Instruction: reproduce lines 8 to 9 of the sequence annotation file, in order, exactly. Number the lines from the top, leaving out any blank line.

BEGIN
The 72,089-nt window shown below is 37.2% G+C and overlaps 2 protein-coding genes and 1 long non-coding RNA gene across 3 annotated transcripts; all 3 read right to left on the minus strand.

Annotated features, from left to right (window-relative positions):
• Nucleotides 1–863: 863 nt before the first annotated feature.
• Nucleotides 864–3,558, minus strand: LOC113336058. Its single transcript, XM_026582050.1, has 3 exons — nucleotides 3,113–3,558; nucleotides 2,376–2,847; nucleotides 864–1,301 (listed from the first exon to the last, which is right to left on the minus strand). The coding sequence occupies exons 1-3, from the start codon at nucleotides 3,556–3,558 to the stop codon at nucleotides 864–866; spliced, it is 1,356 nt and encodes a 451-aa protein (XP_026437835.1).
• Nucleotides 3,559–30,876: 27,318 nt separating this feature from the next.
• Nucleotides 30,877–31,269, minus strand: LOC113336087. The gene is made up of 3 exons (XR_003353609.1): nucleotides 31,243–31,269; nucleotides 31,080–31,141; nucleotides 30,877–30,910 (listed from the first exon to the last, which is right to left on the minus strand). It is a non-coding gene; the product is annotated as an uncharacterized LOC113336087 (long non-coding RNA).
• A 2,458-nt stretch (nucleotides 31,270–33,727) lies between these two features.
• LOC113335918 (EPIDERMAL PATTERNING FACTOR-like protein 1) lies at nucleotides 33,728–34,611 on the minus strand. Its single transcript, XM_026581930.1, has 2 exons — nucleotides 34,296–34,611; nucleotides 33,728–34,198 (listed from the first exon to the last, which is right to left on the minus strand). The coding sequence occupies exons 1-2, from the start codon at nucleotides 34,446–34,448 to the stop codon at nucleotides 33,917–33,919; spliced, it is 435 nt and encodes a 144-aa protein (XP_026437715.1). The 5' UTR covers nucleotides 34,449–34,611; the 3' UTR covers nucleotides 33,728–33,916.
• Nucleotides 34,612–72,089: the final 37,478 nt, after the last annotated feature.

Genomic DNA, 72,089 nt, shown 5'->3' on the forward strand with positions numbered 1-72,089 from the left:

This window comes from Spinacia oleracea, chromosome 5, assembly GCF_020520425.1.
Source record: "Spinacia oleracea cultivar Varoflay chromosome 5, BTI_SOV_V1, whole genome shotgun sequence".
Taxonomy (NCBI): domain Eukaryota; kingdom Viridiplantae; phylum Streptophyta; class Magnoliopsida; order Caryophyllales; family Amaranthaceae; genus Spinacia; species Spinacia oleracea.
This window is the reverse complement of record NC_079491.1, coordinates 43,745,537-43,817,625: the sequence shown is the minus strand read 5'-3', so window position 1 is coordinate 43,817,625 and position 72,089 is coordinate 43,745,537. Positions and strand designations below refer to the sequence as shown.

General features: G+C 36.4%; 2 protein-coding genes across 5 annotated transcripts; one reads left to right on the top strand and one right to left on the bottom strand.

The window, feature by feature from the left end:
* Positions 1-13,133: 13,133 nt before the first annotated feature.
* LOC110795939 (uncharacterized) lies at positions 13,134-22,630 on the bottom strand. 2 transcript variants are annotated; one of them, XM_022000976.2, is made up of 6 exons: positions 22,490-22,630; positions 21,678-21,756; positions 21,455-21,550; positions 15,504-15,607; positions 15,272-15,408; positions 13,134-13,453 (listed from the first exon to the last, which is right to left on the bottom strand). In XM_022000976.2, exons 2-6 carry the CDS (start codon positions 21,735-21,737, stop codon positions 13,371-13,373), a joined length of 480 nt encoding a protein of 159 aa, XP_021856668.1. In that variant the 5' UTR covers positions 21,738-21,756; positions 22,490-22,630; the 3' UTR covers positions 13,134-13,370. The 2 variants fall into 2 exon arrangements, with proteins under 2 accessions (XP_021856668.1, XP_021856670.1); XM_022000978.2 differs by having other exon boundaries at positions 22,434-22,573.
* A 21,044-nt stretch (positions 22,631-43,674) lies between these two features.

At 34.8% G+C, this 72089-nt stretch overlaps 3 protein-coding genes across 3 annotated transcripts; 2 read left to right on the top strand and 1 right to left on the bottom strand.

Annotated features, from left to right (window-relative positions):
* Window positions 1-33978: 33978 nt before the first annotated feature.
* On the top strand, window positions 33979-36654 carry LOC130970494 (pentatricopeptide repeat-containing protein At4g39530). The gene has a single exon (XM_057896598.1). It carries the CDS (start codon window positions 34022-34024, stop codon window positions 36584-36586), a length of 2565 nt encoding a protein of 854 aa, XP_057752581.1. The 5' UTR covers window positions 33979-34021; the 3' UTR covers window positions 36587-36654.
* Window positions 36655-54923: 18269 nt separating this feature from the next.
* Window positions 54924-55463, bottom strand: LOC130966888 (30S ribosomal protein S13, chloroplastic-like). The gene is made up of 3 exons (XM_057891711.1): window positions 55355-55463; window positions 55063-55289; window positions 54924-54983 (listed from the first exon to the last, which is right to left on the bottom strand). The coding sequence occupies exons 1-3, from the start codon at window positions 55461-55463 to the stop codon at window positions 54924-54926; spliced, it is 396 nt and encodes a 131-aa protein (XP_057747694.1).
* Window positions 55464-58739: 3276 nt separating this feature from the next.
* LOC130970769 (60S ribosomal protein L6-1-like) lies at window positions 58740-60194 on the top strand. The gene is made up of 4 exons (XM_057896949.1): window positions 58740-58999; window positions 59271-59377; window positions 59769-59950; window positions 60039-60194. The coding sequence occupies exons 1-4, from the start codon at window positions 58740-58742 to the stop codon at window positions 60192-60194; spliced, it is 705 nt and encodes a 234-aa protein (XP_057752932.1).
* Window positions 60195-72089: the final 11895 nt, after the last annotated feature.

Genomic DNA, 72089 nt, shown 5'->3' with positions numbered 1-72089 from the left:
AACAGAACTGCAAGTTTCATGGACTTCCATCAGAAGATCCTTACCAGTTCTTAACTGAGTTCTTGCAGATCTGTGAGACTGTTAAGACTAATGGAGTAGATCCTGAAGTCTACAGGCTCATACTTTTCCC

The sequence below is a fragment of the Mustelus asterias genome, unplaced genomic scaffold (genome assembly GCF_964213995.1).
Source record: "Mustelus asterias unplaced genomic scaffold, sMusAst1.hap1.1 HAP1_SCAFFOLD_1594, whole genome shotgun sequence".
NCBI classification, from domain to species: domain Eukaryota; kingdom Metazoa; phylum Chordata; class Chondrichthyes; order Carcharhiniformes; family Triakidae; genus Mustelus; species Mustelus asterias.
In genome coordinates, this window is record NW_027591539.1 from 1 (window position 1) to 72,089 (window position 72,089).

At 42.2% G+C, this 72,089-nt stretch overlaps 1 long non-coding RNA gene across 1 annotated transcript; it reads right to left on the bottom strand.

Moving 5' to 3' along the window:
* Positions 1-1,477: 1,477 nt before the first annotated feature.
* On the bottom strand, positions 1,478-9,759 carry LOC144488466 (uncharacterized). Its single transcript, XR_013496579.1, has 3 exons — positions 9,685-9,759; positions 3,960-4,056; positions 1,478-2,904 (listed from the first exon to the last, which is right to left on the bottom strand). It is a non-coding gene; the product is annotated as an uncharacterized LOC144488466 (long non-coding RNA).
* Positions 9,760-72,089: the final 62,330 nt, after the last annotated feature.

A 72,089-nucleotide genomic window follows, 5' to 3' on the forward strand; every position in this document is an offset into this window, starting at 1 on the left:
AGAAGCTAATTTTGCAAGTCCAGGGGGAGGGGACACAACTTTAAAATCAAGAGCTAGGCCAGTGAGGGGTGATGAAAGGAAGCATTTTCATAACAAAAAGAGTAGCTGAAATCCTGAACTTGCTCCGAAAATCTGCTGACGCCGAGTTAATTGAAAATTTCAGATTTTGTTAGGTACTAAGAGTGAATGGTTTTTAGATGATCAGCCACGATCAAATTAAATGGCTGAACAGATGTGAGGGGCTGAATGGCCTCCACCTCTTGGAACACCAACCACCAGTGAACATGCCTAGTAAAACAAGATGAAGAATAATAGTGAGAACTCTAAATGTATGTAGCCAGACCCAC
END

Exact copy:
• LOC113335918 (EPIDERMAL PATTERNING FACTOR-like protein 1) lies at nucleotides 33,728–34,611 on the minus strand. Its single transcript, XM_026581930.1, has 2 exons — nucleotides 34,296–34,611; nucleotides 33,728–34,198 (listed from the first exon to the last, which is right to left on the minus strand). The coding sequence occupies exons 1-2, from the start codon at nucleotides 34,446–34,448 to the stop codon at nucleotides 33,917–33,919; spliced, it is 435 nt and encodes a 144-aa protein (XP_026437715.1). The 5' UTR covers nucleotides 34,449–34,611; the 3' UTR covers nucleotides 33,728–33,916.
• Nucleotides 34,612–72,089: the final 37,478 nt, after the last annotated feature.